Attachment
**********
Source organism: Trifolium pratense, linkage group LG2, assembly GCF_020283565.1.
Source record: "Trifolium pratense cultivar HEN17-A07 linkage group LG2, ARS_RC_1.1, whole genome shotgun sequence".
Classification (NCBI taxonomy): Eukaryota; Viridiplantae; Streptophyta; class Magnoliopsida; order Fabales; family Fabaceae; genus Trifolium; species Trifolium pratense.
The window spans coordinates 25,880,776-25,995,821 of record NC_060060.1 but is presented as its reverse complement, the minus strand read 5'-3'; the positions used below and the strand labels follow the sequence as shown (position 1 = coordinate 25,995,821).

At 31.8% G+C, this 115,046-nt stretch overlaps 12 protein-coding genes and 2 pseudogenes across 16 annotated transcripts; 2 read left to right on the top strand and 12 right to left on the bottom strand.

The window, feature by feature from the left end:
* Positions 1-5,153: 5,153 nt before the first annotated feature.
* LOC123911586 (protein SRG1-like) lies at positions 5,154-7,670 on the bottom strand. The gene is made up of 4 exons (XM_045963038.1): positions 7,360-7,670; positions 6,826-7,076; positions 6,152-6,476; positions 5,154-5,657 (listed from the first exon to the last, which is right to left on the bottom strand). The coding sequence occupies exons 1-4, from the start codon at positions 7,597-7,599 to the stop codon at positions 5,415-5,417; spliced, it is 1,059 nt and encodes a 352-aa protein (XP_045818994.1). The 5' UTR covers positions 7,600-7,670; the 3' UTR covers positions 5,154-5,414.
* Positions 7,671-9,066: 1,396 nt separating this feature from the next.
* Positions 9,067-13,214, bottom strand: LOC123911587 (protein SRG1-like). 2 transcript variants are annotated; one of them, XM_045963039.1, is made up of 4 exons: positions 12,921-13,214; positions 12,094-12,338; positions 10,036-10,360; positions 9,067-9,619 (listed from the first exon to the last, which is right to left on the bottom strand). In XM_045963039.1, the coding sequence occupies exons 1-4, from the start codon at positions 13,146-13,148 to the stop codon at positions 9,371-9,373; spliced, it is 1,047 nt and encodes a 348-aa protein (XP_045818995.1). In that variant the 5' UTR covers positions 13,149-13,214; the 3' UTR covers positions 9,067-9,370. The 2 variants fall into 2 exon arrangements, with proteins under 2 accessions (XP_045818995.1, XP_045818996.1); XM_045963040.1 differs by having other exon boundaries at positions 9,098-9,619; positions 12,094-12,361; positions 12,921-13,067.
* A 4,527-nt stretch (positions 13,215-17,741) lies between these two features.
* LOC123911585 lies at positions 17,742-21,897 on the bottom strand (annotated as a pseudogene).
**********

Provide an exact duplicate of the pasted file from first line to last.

Source organism: Trifolium pratense, linkage group LG2, assembly GCF_020283565.1.
Source record: "Trifolium pratense cultivar HEN17-A07 linkage group LG2, ARS_RC_1.1, whole genome shotgun sequence".
Classification (NCBI taxonomy): Eukaryota; Viridiplantae; Streptophyta; class Magnoliopsida; order Fabales; family Fabaceae; genus Trifolium; species Trifolium pratense.
The window spans coordinates 25,880,776-25,995,821 of record NC_060060.1 but is presented as its reverse complement, the minus strand read 5'-3'; the positions used below and the strand labels follow the sequence as shown (position 1 = coordinate 25,995,821).

At 31.8% G+C, this 115,046-nt stretch overlaps 12 protein-coding genes and 2 pseudogenes across 16 annotated transcripts; 2 read left to right on the top strand and 12 right to left on the bottom strand.

The window, feature by feature from the left end:
* Positions 1-5,153: 5,153 nt before the first annotated feature.
* LOC123911586 (protein SRG1-like) lies at positions 5,154-7,670 on the bottom strand. The gene is made up of 4 exons (XM_045963038.1): positions 7,360-7,670; positions 6,826-7,076; positions 6,152-6,476; positions 5,154-5,657 (listed from the first exon to the last, which is right to left on the bottom strand). The coding sequence occupies exons 1-4, from the start codon at positions 7,597-7,599 to the stop codon at positions 5,415-5,417; spliced, it is 1,059 nt and encodes a 352-aa protein (XP_045818994.1). The 5' UTR covers positions 7,600-7,670; the 3' UTR covers positions 5,154-5,414.
* Positions 7,671-9,066: 1,396 nt separating this feature from the next.
* Positions 9,067-13,214, bottom strand: LOC123911587 (protein SRG1-like). 2 transcript variants are annotated; one of them, XM_045963039.1, is made up of 4 exons: positions 12,921-13,214; positions 12,094-12,338; positions 10,036-10,360; positions 9,067-9,619 (listed from the first exon to the last, which is right to left on the bottom strand). In XM_045963039.1, the coding sequence occupies exons 1-4, from the start codon at positions 13,146-13,148 to the stop codon at positions 9,371-9,373; spliced, it is 1,047 nt and encodes a 348-aa protein (XP_045818995.1). In that variant the 5' UTR covers positions 13,149-13,214; the 3' UTR covers positions 9,067-9,370. The 2 variants fall into 2 exon arrangements, with proteins under 2 accessions (XP_045818995.1, XP_045818996.1); XM_045963040.1 differs by having other exon boundaries at positions 9,098-9,619; positions 12,094-12,361; positions 12,921-13,067.
* A 4,527-nt stretch (positions 13,215-17,741) lies between these two features.
* LOC123911585 lies at positions 17,742-21,897 on the bottom strand (annotated as a pseudogene).